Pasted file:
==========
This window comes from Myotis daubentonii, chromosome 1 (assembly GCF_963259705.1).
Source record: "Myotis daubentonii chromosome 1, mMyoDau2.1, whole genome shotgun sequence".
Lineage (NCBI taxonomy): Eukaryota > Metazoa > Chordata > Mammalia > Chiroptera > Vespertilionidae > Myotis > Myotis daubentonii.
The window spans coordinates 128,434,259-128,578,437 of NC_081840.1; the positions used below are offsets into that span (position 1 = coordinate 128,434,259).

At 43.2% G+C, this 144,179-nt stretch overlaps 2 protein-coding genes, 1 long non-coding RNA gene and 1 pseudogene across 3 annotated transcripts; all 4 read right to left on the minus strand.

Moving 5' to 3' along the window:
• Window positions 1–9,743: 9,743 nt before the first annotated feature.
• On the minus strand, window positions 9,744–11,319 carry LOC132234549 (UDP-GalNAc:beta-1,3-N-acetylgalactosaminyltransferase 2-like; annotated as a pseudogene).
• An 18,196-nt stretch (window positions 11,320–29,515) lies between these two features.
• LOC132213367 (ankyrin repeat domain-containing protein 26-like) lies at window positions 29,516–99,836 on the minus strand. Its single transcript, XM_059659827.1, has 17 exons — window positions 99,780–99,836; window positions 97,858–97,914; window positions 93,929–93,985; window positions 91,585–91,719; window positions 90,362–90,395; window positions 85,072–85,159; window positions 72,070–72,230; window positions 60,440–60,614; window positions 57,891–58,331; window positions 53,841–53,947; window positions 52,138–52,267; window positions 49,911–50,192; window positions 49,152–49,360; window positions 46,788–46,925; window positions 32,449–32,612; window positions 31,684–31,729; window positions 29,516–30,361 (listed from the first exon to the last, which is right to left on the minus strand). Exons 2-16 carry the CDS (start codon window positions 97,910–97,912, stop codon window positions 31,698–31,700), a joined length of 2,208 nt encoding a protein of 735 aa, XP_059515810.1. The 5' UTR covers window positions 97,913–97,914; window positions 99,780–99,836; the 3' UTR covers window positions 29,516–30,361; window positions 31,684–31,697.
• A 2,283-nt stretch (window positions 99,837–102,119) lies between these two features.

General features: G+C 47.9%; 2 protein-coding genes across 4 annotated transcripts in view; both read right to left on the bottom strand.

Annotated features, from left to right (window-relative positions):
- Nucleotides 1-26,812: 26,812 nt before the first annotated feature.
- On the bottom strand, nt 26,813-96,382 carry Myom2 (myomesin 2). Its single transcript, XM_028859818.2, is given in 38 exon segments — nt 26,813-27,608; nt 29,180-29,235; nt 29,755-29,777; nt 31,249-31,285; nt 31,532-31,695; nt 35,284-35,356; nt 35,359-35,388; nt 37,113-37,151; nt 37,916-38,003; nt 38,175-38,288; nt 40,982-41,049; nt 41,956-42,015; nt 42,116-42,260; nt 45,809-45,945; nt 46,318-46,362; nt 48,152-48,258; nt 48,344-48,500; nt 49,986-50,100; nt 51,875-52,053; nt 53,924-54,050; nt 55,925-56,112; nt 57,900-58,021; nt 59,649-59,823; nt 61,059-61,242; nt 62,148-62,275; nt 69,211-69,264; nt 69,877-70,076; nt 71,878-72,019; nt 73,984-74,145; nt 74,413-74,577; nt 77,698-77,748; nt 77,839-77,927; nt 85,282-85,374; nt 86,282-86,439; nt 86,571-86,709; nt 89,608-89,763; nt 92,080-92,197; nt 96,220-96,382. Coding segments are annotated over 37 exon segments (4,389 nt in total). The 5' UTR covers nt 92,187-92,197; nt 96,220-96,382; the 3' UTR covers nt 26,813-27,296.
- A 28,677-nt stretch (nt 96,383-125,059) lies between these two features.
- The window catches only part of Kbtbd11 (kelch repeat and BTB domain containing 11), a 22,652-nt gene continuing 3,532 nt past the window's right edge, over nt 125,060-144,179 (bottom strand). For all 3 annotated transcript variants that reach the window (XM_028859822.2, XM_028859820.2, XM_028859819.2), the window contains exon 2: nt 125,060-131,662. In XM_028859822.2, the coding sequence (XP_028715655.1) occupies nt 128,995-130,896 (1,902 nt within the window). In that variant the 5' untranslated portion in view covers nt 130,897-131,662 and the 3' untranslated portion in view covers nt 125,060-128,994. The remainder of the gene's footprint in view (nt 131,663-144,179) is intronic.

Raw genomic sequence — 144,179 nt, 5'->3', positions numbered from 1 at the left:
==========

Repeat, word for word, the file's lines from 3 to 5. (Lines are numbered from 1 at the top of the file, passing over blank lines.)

Lineage (NCBI taxonomy): Eukaryota > Metazoa > Chordata > Mammalia > Chiroptera > Vespertilionidae > Myotis > Myotis daubentonii.
The window spans coordinates 128,434,259-128,578,437 of NC_081840.1; the positions used below are offsets into that span (position 1 = coordinate 128,434,259).

At 43.2% G+C, this 144,179-nt stretch overlaps 2 protein-coding genes, 1 long non-coding RNA gene and 1 pseudogene across 3 annotated transcripts; all 4 read right to left on the minus strand.